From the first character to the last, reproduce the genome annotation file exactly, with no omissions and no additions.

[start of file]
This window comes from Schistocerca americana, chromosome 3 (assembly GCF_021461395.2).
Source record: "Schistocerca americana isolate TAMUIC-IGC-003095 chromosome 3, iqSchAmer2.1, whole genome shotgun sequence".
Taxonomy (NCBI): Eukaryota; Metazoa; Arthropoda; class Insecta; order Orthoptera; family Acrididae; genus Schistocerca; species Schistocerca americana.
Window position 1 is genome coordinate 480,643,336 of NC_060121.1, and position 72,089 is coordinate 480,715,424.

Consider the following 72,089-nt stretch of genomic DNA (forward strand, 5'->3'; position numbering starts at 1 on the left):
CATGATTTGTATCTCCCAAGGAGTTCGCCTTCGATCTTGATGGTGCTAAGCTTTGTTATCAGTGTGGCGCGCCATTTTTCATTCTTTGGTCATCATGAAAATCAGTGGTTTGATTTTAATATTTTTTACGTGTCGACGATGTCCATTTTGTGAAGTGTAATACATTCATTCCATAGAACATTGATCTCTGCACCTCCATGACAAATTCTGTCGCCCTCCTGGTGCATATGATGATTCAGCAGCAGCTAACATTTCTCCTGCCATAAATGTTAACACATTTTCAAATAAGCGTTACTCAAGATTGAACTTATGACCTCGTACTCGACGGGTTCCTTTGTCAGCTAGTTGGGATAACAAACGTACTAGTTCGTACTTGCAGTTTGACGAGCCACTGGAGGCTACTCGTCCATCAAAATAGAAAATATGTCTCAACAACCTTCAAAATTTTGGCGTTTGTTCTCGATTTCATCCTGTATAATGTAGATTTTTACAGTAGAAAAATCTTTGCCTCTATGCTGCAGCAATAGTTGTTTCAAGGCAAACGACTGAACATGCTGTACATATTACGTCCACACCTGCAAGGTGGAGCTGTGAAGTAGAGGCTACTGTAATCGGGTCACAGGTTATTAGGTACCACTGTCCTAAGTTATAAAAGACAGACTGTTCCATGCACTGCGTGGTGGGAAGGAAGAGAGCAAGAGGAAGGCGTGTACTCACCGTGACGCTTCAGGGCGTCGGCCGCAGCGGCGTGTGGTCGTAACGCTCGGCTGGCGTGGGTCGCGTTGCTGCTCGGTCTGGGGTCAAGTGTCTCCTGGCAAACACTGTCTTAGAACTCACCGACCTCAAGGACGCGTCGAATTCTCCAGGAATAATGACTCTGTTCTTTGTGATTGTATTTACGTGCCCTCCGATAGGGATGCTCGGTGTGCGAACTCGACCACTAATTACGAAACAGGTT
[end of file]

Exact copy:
This window comes from Schistocerca americana, chromosome 3 (assembly GCF_021461395.2).
Source record: "Schistocerca americana isolate TAMUIC-IGC-003095 chromosome 3, iqSchAmer2.1, whole genome shotgun sequence".
Taxonomy (NCBI): Eukaryota; Metazoa; Arthropoda; class Insecta; order Orthoptera; family Acrididae; genus Schistocerca; species Schistocerca americana.
Window position 1 is genome coordinate 480,643,336 of NC_060121.1, and position 72,089 is coordinate 480,715,424.

Consider the following 72,089-nt stretch of genomic DNA (forward strand, 5'->3'; position numbering starts at 1 on the left):
CATGATTTGTATCTCCCAAGGAGTTCGCCTTCGATCTTGATGGTGCTAAGCTTTGTTATCAGTGTGGCGCGCCATTTTTCATTCTTTGGTCATCATGAAAATCAGTGGTTTGATTTTAATATTTTTTACGTGTCGACGATGTCCATTTTGTGAAGTGTAATACATTCATTCCATAGAACATTGATCTCTGCACCTCCATGACAAATTCTGTCGCCCTCCTGGTGCATATGATGATTCAGCAGCAGCTAACATTTCTCCTGCCATAAATGTTAACACATTTTCAAATAAGCGTTACTCAAGATTGAACTTATGACCTCGTACTCGACGGGTTCCTTTGTCAGCTAGTTGGGATAACAAACGTACTAGTTCGTACTTGCAGTTTGACGAGCCACTGGAGGCTACTCGTCCATCAAAATAGAAAATATGTCTCAACAACCTTCAAAATTTTGGCGTTTGTTCTCGATTTCATCCTGTATAATGTAGATTTTTACAGTAGAAAAATCTTTGCCTCTATGCTGCAGCAATAGTTGTTTCAAGGCAAACGACTGAACATGCTGTACATATTACGTCCACACCTGCAAGGTGGAGCTGTGAAGTAGAGGCTACTGTAATCGGGTCACAGGTTATTAGGTACCACTGTCCTAAGTTATAAAAGACAGACTGTTCCATGCACTGCGTGGTGGGAAGGAAGAGAGCAAGAGGAAGGCGTGTACTCACCGTGACGCTTCAGGGCGTCGGCCGCAGCGGCGTGTGGTCGTAACGCTCGGCTGGCGTGGGTCGCGTTGCTGCTCGGTCTGGGGTCAAGTGTCTCCTGGCAAACACTGTCTTAGAACTCACCGACCTCAAGGACGCGTCGAATTCTCCAGGAATAATGACTCTGTTCTTTGTGATTGTATTTACGTGCCCTCCGATAGGGATGCTCGGTGTGCGAACTCGACCACTAATTACGAAACAGGTT